3 areas in financial statements Singapore companies must improve on
This was according to a study conducted by professors from NTU and SMU.
A study commissioned by the Accounting and Corporate Regulatory Authority (ACRA) pointed to a room for improvement in the financial statements prepared by Singapore companies for audits.
The study, which was conducted by Associate Professor Themin Suwardy from Singapore Management University, and Dr. Lim Chu Yeong from Nanyang Technological University, took into account the financial statements of 412 Singapore-listed companies from 2018 to 2020. Around 280 audit committee chairs and heads of finance were also surveyed to gather their opinions.
Key findings of the study found that in that time period, auditors suggested 22,051 audit adjustments amounting to $78.67m for the listed companies. 85%, or about $67.08m, of these proposed suggestions were to correct factual errors in the statements. When adjusted, an overall reduction in net income of $1.14m was observed in the financial statements over the three years.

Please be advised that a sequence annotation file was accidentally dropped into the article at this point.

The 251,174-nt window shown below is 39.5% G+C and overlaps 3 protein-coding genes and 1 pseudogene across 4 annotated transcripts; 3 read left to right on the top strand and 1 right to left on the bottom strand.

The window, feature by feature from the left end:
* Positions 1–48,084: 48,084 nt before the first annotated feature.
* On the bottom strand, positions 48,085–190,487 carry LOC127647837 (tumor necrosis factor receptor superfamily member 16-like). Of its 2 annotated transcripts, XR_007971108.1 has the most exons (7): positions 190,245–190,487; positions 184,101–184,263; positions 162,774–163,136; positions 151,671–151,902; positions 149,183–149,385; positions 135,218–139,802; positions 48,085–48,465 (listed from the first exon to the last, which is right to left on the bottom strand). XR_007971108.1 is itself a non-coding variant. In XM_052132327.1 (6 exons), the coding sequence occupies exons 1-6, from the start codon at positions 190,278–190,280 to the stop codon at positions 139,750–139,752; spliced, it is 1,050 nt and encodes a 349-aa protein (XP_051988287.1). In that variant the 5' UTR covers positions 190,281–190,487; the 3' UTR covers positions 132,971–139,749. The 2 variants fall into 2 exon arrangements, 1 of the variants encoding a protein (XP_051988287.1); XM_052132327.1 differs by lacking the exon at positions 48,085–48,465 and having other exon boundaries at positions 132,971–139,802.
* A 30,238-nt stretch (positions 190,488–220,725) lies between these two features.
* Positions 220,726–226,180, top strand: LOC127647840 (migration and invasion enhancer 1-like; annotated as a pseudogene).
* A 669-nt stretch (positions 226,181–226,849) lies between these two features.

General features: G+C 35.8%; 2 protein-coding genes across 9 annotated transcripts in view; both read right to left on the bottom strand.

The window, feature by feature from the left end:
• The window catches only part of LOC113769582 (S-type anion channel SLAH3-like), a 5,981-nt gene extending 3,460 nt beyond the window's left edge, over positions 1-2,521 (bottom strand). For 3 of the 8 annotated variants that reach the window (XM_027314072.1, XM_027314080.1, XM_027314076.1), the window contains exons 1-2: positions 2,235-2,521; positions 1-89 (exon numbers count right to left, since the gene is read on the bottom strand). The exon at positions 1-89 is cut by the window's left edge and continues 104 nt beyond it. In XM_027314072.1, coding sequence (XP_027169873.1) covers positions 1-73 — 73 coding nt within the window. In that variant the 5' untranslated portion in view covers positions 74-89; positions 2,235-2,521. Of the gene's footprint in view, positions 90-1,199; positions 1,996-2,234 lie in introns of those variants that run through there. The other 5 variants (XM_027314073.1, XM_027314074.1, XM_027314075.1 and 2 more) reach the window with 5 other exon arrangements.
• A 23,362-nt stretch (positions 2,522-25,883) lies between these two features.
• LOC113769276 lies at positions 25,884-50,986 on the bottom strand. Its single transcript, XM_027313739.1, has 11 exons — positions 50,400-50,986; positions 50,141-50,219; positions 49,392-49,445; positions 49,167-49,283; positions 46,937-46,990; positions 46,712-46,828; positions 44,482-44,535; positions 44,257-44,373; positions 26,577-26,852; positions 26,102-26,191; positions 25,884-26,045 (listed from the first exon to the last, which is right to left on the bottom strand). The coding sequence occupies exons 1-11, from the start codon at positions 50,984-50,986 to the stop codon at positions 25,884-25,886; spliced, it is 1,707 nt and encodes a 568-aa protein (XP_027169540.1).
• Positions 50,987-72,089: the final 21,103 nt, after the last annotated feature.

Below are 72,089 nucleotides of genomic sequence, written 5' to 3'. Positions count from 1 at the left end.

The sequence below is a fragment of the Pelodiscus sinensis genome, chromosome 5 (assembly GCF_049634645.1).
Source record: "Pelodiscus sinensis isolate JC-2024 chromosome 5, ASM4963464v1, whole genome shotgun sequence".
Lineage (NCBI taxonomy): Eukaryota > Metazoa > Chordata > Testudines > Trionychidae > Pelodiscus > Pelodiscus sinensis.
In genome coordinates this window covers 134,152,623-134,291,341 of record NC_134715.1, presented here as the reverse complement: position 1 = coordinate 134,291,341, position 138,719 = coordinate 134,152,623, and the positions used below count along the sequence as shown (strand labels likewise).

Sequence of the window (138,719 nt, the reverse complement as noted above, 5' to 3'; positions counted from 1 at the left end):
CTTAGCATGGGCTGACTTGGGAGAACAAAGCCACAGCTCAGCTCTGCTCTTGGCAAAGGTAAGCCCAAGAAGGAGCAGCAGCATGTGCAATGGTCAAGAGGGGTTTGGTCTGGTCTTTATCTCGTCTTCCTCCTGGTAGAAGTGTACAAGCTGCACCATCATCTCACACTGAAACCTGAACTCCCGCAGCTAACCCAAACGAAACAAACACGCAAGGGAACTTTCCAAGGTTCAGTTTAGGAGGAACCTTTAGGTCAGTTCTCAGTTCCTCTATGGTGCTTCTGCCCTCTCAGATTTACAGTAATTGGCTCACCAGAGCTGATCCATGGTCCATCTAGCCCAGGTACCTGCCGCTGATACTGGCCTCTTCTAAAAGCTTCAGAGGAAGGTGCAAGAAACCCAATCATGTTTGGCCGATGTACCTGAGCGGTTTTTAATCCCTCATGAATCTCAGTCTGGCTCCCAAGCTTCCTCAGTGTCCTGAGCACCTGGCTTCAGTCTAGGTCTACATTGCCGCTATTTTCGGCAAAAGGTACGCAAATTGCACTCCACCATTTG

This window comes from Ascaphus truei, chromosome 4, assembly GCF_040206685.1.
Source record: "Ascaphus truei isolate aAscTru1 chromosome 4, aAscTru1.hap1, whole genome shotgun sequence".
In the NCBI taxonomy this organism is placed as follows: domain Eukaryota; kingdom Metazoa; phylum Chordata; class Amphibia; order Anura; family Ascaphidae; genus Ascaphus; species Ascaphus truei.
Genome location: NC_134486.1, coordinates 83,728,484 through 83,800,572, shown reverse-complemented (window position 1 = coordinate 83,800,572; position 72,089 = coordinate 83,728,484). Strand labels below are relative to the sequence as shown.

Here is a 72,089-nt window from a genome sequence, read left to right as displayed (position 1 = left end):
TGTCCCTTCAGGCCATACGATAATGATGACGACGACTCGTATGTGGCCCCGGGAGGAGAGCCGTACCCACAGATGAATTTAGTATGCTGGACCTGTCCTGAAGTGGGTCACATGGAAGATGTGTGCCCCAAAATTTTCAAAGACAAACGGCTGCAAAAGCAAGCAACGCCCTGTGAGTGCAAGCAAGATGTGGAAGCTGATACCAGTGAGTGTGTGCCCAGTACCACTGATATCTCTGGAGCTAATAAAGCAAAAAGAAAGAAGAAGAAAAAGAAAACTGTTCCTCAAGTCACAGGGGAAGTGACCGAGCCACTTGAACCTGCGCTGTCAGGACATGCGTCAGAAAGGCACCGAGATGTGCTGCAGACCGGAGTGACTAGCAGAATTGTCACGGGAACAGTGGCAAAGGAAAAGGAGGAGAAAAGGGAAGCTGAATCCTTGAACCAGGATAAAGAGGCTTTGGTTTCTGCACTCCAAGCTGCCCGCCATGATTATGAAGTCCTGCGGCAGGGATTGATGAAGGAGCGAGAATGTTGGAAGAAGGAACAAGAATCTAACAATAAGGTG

36% of proposed audit adjustments were also found to be late client adjustments or those identified by companies themselves during the audit. 80% of these adjustments were due to factual errors, with the study believing that this suggests a weakness in the preparation of financial statements.
Also seen over the three-year period were 165 sets of financial statements from 87 companies with at least $100m worth of audit adjustments. All in all, these summed up to $62.26m, or almost 80% of the proposed audit adjustments. Out of the 165 financial statements, 28 companies had over $100m of proposed adjustments every year in the period, which made up almost 50% of the total proposed audit adjustments.
“The study shows that there is room to further strengthen the finance functions of companies in Singapore to improve the preparation of financial statements. ACRA will work with professional bodies and other stakeholders in the financial reporting eco-system to help companies raise their accounting capabilities and provide guidance on areas they should pay attention to. We will also continue to focus our monitoring and enforcement efforts on companies with higher risks of financial misstatements,” said Ong Khiaw Hong, CEO, ACRA.
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